Wisconsin village becomes home to the first net-zero energy wastewater treatment plant in the state
Faced with rising power costs and a volatile energy future, village of Cascade, Wis., trustees were determined to offer forward-thinking solutions to one question: How could they pay for their community’s assets? The answer was apparently blowing in the wind, across a small hill where the village’s wastewater treatment plant is located.
Two NPS 100-21 turbines were purchased to generate the energy required to power the facility’s aeration system, making it the first net-zero energy wastewater plant in the state of Wisconsin.
The village of Cascade expected to save approximately $30,000 a year with their two Northern Power Systems turbines—a significant amount for a community with an annual town budget of $330,000. Because the winds were not as high as originally expected, the town’s energy cost dropped from $3,000 per month before the turbines, to $1,200 after installation. Public response to the turbine remains very positive.
“With these two turbines, the village of Cascade has taken a giant step toward energy independence. Its prudent investment in wind will enable the community to control its budget, saving money for current and future residents,” said Michael Vickerman, executive director of Renew Wisconsin.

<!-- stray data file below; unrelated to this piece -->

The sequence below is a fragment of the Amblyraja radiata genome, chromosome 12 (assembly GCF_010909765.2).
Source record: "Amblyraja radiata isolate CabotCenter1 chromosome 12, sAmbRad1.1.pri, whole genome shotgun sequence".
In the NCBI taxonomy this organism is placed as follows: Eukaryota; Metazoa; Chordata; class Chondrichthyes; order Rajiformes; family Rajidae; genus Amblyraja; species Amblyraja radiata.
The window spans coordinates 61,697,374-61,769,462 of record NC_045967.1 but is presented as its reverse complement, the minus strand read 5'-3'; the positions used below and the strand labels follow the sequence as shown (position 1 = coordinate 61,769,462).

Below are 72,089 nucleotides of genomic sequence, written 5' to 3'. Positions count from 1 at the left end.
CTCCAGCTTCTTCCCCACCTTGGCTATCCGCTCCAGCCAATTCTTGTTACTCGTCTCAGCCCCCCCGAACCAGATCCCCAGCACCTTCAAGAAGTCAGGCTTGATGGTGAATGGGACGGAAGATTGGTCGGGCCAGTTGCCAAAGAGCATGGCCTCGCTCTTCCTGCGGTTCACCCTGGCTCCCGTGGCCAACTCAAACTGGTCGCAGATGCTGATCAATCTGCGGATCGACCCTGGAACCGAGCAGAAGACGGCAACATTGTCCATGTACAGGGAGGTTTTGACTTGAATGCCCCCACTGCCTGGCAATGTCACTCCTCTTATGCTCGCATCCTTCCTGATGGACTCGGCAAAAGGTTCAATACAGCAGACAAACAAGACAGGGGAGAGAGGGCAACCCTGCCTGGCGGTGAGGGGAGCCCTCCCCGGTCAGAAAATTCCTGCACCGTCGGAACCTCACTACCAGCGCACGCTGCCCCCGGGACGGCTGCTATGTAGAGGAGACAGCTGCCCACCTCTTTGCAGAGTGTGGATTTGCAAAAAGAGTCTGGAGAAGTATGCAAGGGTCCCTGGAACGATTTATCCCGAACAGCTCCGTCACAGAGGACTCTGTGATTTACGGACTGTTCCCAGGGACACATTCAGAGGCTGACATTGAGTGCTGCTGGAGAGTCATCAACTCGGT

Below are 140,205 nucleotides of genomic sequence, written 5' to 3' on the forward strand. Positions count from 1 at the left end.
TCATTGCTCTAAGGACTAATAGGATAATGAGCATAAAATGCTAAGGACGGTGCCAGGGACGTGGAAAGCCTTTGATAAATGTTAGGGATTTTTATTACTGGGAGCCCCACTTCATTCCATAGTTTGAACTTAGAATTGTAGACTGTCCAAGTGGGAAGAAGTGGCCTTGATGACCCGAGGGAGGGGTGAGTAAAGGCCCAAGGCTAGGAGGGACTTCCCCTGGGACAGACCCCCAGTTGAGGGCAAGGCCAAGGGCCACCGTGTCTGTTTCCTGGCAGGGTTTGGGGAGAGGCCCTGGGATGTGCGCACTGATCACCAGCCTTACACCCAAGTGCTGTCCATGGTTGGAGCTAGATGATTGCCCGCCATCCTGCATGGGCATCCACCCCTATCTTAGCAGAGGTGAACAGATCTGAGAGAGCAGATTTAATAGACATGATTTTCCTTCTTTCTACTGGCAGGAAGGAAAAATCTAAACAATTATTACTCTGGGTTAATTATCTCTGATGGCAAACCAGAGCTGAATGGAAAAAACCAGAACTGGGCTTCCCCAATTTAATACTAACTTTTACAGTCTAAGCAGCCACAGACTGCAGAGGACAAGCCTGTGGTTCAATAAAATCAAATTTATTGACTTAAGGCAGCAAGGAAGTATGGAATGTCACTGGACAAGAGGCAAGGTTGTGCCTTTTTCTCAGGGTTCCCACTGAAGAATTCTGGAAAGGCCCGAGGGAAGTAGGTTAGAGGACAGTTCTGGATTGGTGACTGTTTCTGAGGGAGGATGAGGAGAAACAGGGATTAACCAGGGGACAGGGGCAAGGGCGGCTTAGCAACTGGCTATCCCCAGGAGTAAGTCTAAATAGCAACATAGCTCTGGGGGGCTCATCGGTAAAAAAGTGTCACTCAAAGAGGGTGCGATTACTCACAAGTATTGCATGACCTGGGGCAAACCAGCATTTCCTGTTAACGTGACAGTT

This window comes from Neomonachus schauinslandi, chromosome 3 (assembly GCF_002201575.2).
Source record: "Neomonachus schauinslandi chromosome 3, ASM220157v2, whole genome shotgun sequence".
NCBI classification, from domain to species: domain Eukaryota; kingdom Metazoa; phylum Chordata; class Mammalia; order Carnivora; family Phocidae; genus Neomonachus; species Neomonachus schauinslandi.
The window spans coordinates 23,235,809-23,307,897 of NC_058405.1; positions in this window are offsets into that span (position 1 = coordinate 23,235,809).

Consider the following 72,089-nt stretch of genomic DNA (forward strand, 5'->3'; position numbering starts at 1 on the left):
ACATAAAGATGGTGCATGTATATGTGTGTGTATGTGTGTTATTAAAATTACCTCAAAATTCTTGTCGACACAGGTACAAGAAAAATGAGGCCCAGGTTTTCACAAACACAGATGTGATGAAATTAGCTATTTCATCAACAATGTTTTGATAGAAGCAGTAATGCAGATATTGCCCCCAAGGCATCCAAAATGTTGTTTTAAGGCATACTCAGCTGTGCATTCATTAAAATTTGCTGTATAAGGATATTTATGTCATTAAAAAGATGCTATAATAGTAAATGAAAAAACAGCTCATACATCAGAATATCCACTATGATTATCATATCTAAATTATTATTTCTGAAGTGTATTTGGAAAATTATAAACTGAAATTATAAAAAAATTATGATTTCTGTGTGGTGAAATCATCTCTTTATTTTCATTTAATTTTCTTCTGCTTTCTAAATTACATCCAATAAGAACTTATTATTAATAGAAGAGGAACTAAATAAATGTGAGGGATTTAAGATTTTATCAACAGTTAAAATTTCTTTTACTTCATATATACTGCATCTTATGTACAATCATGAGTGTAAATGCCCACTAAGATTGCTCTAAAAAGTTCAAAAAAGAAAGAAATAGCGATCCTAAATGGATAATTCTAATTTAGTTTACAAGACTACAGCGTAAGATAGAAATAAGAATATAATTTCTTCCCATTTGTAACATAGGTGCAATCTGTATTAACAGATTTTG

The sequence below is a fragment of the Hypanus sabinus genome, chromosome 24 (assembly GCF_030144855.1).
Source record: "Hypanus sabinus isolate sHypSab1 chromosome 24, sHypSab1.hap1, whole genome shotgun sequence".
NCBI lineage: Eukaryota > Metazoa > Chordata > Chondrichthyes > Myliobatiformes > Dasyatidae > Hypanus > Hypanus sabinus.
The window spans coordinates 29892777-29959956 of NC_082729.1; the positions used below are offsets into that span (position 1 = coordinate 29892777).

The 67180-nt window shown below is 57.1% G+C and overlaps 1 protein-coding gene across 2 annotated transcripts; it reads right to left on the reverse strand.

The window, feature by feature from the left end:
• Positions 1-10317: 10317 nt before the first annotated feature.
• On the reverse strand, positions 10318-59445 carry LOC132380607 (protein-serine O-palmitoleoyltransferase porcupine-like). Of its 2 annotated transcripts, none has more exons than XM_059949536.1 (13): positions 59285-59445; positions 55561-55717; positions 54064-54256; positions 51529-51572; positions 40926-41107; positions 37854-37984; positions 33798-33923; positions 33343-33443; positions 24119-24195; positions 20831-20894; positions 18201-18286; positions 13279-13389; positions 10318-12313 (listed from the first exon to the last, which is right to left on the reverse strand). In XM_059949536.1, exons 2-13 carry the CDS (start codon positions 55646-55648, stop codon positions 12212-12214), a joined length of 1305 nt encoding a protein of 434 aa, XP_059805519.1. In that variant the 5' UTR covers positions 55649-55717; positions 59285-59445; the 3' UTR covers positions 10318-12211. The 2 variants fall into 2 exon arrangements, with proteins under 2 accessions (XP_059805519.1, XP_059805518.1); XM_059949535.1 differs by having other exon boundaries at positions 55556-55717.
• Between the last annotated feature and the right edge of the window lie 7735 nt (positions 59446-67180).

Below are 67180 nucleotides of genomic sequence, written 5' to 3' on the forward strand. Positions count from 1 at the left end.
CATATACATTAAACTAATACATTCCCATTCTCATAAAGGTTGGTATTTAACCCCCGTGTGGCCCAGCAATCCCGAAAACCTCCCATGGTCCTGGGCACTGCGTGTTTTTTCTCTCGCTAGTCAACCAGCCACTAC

Community Models Wind Energy Solutions
Aside from the financial benefits of this project, the village of Cascade trustees also understood the educational importance of this type of renewable energy project for local students as well as other municipalities in Wisconsin. They were embracing new long-term energy solutions and moving swiftly to implement them. If their small community of 700 residents could do it, why not others?
Local teachers and students can track real-time turbine performance, output and environmental offsets by accessing the NPS 100’s PublicView Web portal, part of the Wind for Schools program, offering a hands-on way to link the renewable energy resource directly with the residents that are benefiting from it.
“It’s a source of pride for the community and it’s something we want to show off. Hopefully it will be something other communities can follow,” said Joe Harrison, village trustee.
Making the Right Choice
The gearless design of the NPS 100-21 ensures its quiet and reliable operation for 20-plus years. With anticipated increases in electrical rates, the village of Cascade will save close to $1 million by producing their own clean, domestic energy while reducing their carbon footprint. Furthermore, its low height profile and sleek design make the NPS 100-21 a welcome addition in most community settings—making it an ideal choice for resorts, hospitals, grocery stores, churches and farms from Alaska to Italy.
Trevor R. Atkinson is sales and business development manager for Northern Power Systems.